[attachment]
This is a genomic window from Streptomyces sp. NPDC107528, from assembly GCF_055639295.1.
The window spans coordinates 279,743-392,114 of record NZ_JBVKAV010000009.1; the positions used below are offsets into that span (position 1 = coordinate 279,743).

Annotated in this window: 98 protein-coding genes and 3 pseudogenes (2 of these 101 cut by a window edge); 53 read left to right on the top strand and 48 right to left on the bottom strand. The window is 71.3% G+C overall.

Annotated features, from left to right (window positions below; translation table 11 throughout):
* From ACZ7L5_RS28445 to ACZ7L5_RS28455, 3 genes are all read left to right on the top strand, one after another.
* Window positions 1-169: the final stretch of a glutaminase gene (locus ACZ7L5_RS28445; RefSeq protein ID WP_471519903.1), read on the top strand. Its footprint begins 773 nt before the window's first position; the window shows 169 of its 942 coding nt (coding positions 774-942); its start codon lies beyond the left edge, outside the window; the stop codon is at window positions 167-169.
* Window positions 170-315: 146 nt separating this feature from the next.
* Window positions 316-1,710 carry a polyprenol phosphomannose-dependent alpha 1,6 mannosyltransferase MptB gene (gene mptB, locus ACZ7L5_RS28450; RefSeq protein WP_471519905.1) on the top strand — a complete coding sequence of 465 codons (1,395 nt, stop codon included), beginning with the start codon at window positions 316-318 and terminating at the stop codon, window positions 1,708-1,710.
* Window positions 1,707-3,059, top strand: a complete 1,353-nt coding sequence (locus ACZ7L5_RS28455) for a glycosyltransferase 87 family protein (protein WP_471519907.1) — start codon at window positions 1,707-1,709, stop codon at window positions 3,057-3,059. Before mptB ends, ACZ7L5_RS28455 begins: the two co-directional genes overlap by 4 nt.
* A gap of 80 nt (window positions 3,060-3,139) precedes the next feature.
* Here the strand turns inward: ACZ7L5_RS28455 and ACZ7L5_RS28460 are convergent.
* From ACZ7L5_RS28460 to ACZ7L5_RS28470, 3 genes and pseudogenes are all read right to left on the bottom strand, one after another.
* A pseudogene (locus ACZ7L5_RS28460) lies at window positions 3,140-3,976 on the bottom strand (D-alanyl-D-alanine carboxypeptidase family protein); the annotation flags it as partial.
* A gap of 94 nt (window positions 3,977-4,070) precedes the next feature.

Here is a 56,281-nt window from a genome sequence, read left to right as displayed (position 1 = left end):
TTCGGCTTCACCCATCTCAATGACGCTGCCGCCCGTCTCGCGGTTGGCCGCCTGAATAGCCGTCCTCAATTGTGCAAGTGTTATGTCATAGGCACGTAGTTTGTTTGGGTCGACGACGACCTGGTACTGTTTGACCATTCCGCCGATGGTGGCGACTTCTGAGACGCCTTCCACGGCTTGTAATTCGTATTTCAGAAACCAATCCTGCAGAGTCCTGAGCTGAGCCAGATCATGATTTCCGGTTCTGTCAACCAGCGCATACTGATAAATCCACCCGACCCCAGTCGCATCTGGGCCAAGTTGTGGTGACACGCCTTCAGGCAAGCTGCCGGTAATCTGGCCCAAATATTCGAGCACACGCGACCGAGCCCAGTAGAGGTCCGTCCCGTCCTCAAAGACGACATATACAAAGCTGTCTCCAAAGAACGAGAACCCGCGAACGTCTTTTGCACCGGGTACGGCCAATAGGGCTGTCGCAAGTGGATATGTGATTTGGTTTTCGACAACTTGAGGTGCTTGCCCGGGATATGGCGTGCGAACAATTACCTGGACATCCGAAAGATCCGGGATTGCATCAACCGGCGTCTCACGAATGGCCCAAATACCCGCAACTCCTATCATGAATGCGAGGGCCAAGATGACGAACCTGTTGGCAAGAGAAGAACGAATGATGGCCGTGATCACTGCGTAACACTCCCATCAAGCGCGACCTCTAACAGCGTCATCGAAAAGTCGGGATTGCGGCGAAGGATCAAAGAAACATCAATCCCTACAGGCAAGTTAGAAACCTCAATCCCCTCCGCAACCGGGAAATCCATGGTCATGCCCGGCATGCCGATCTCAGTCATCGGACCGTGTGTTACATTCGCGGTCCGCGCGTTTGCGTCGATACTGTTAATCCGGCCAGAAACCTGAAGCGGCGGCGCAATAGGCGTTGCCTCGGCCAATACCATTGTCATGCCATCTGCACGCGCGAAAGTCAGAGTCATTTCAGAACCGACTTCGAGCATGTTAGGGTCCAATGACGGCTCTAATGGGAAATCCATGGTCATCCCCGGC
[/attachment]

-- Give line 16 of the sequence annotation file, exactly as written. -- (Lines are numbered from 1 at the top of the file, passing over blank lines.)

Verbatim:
TTCGGCTTCACCCATCTCAATGACGCTGCCGCCCGTCTCGCGGTTGGCCGCCTGAATAGCCGTCCTCAATTGTGCAAGTGTTATGTCATAGGCACGTAGTTTGTTTGGGTCGACGACGACCTGGTACTGTTTGACCATTCCGCCGATGGTGGCGACTTCTGAGACGCCTTCCACGGCTTGTAATTCGTATTTCAGAAACCAATCCTGCAGAGTCCTGAGCTGAGCCAGATCATGATTTCCGGTTCTGTCAACCAGCGCATACTGATAAATCCACCCGACCCCAGTCGCATCTGGGCCAAGTTGTGGTGACACGCCTTCAGGCAAGCTGCCGGTAATCTGGCCCAAATATTCGAGCACACGCGACCGAGCCCAGTAGAGGTCCGTCCCGTCCTCAAAGACGACATATACAAAGCTGTCTCCAAAGAACGAGAACCCGCGAACGTCTTTTGCACCGGGTACGGCCAATAGGGCTGTCGCAAGTGGATATGTGATTTGGTTTTCGACAACTTGAGGTGCTTGCCCGGGATATGGCGTGCGAACAATTACCTGGACATCCGAAAGATCCGGGATTGCATCAACCGGCGTCTCACGAATGGCCCAAATACCCGCAACTCCTATCATGAATGCGAGGGCCAAGATGACGAACCTGTTGGCAAGAGAAGAACGAATGATGGCCGTGATCACTGCGTAACACTCCCATCAAGCGCGACCTCTAACAGCGTCATCGAAAAGTCGGGATTGCGGCGAAGGATCAAAGAAACATCAATCCCTACAGGCAAGTTAGAAACCTCAATCCCCTCCGCAACCGGGAAATCCATGGTCATGCCCGGCATGCCGATCTCAGTCATCGGACCGTGTGTTACATTCGCGGTCCGCGCGTTTGCGTCGATACTGTTAATCCGGCCAGAAACCTGAAGCGGCGGCGCAATAGGCGTTGCCTCGGCCAATACCATTGTCATGCCATCTGCACGCGCGAAAGTCAGAGTCATTTCAGAACCGACTTCGAGCATGTTAGGGTCCAATGACGGCTCTAATGGGAAATCCATGGTCATCCCCGGC